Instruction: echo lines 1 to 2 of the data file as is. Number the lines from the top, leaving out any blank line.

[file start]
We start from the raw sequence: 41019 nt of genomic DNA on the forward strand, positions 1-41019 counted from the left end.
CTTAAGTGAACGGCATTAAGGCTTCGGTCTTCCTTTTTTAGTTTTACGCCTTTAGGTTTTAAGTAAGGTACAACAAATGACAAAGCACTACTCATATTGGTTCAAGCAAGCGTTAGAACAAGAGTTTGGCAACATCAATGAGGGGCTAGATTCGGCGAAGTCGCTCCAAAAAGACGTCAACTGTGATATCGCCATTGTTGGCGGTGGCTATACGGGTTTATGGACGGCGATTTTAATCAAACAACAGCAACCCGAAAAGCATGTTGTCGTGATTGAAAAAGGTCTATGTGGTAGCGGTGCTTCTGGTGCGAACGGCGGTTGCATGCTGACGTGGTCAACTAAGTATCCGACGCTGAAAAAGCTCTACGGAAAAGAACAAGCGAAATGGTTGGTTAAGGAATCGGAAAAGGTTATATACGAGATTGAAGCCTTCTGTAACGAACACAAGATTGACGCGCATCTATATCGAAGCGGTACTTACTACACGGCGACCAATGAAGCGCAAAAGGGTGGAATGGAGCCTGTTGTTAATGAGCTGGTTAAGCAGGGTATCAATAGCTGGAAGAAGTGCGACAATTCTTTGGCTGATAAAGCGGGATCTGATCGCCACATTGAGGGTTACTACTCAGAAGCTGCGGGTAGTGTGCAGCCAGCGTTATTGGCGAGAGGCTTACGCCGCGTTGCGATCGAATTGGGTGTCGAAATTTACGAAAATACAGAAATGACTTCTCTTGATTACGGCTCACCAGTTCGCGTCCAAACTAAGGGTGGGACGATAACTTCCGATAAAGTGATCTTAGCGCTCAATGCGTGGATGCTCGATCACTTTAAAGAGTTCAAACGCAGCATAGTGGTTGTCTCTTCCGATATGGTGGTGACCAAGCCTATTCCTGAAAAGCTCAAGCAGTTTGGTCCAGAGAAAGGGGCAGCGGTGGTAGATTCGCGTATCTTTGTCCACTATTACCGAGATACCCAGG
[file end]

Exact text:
We start from the raw sequence: 41019 nt of genomic DNA on the forward strand, positions 1-41019 counted from the left end.
CTTAAGTGAACGGCATTAAGGCTTCGGTCTTCCTTTTTTAGTTTTACGCCTTTAGGTTTTAAGTAAGGTACAACAAATGACAAAGCACTACTCATATTGGTTCAAGCAAGCGTTAGAACAAGAGTTTGGCAACATCAATGAGGGGCTAGATTCGGCGAAGTCGCTCCAAAAAGACGTCAACTGTGATATCGCCATTGTTGGCGGTGGCTATACGGGTTTATGGACGGCGATTTTAATCAAACAACAGCAACCCGAAAAGCATGTTGTCGTGATTGAAAAAGGTCTATGTGGTAGCGGTGCTTCTGGTGCGAACGGCGGTTGCATGCTGACGTGGTCAACTAAGTATCCGACGCTGAAAAAGCTCTACGGAAAAGAACAAGCGAAATGGTTGGTTAAGGAATCGGAAAAGGTTATATACGAGATTGAAGCCTTCTGTAACGAACACAAGATTGACGCGCATCTATATCGAAGCGGTACTTACTACACGGCGACCAATGAAGCGCAAAAGGGTGGAATGGAGCCTGTTGTTAATGAGCTGGTTAAGCAGGGTATCAATAGCTGGAAGAAGTGCGACAATTCTTTGGCTGATAAAGCGGGATCTGATCGCCACATTGAGGGTTACTACTCAGAAGCTGCGGGTAGTGTGCAGCCAGCGTTATTGGCGAGAGGCTTACGCCGCGTTGCGATCGAATTGGGTGTCGAAATTTACGAAAATACAGAAATGACTTCTCTTGATTACGGCTCACCAGTTCGCGTCCAAACTAAGGGTGGGACGATAACTTCCGATAAAGTGATCTTAGCGCTCAATGCGTGGATGCTCGATCACTTTAAAGAGTTCAAACGCAGCATAGTGGTTGTCTCTTCCGATATGGTGGTGACCAAGCCTATTCCTGAAAAGCTCAAGCAGTTTGGTCCAGAGAAAGGGGCAGCGGTGGTAGATTCGCGTATCTTTGTCCACTATTACCGAGATACCCAGG